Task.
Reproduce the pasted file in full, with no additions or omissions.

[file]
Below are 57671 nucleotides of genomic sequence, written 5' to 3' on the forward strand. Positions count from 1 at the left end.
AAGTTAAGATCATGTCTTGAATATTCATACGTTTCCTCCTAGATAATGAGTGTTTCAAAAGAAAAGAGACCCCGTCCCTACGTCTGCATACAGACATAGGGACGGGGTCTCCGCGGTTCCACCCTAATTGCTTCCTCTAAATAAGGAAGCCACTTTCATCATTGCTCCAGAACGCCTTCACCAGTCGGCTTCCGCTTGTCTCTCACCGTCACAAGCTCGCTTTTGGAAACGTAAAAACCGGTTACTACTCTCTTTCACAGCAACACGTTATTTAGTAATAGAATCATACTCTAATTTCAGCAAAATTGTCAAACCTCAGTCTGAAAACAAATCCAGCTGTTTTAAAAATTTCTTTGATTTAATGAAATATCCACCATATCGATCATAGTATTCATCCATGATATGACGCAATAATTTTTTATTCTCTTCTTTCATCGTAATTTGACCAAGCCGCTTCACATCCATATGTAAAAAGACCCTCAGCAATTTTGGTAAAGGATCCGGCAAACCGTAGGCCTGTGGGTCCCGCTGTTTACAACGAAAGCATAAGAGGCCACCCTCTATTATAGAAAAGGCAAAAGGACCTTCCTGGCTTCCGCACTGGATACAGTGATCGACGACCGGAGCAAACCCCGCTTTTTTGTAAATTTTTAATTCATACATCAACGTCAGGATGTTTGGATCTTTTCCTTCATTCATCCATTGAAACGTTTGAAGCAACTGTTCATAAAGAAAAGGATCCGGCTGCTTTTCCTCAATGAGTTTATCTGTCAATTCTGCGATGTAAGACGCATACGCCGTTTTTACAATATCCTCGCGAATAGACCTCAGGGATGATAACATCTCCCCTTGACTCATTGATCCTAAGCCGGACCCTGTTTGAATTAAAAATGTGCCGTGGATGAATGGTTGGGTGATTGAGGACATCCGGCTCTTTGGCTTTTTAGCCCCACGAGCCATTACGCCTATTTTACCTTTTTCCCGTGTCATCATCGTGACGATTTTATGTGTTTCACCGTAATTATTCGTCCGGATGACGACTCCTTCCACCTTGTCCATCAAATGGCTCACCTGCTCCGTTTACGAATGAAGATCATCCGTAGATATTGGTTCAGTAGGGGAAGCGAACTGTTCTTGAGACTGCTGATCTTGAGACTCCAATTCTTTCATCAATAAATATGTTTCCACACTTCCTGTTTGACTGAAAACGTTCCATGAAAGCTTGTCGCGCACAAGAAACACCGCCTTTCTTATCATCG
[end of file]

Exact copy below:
Below are 57671 nucleotides of genomic sequence, written 5' to 3' on the forward strand. Positions count from 1 at the left end.
AAGTTAAGATCATGTCTTGAATATTCATACGTTTCCTCCTAGATAATGAGTGTTTCAAAAGAAAAGAGACCCCGTCCCTACGTCTGCATACAGACATAGGGACGGGGTCTCCGCGGTTCCACCCTAATTGCTTCCTCTAAATAAGGAAGCCACTTTCATCATTGCTCCAGAACGCCTTCACCAGTCGGCTTCCGCTTGTCTCTCACCGTCACAAGCTCGCTTTTGGAAACGTAAAAACCGGTTACTACTCTCTTTCACAGCAACACGTTATTTAGTAATAGAATCATACTCTAATTTCAGCAAAATTGTCAAACCTCAGTCTGAAAACAAATCCAGCTGTTTTAAAAATTTCTTTGATTTAATGAAATATCCACCATATCGATCATAGTATTCATCCATGATATGACGCAATAATTTTTTATTCTCTTCTTTCATCGTAATTTGACCAAGCCGCTTCACATCCATATGTAAAAAGACCCTCAGCAATTTTGGTAAAGGATCCGGCAAACCGTAGGCCTGTGGGTCCCGCTGTTTACAACGAAAGCATAAGAGGCCACCCTCTATTATAGAAAAGGCAAAAGGACCTTCCTGGCTTCCGCACTGGATACAGTGATCGACGACCGGAGCAAACCCCGCTTTTTTGTAAATTTTTAATTCATACATCAACGTCAGGATGTTTGGATCTTTTCCTTCATTCATCCATTGAAACGTTTGAAGCAACTGTTCATAAAGAAAAGGATCCGGCTGCTTTTCCTCAATGAGTTTATCTGTCAATTCTGCGATGTAAGACGCATACGCCGTTTTTACAATATCCTCGCGAATAGACCTCAGGGATGATAACATCTCCCCTTGACTCATTGATCCTAAGCCGGACCCTGTTTGAATTAAAAATGTGCCGTGGATGAATGGTTGGGTGATTGAGGACATCCGGCTCTTTGGCTTTTTAGCCCCACGAGCCATTACGCCTATTTTACCTTTTTCCCGTGTCATCATCGTGACGATTTTATGTGTTTCACCGTAATTATTCGTCCGGATGACGACTCCTTCCACCTTGTCCATCAAATGGCTCACCTGCTCCGTTTACGAATGAAGATCATCCGTAGATATTGGTTCAGTAGGGGAAGCGAACTGTTCTTGAGACTGCTGATCTTGAGACTCCAATTCTTTCATCAATAAATATGTTTCCACACTTCCTGTTTGACTGAAAACGTTCCATGAAAGCTTGTCGCGCACAAGAAACACCGCCTTTCTTATCATCG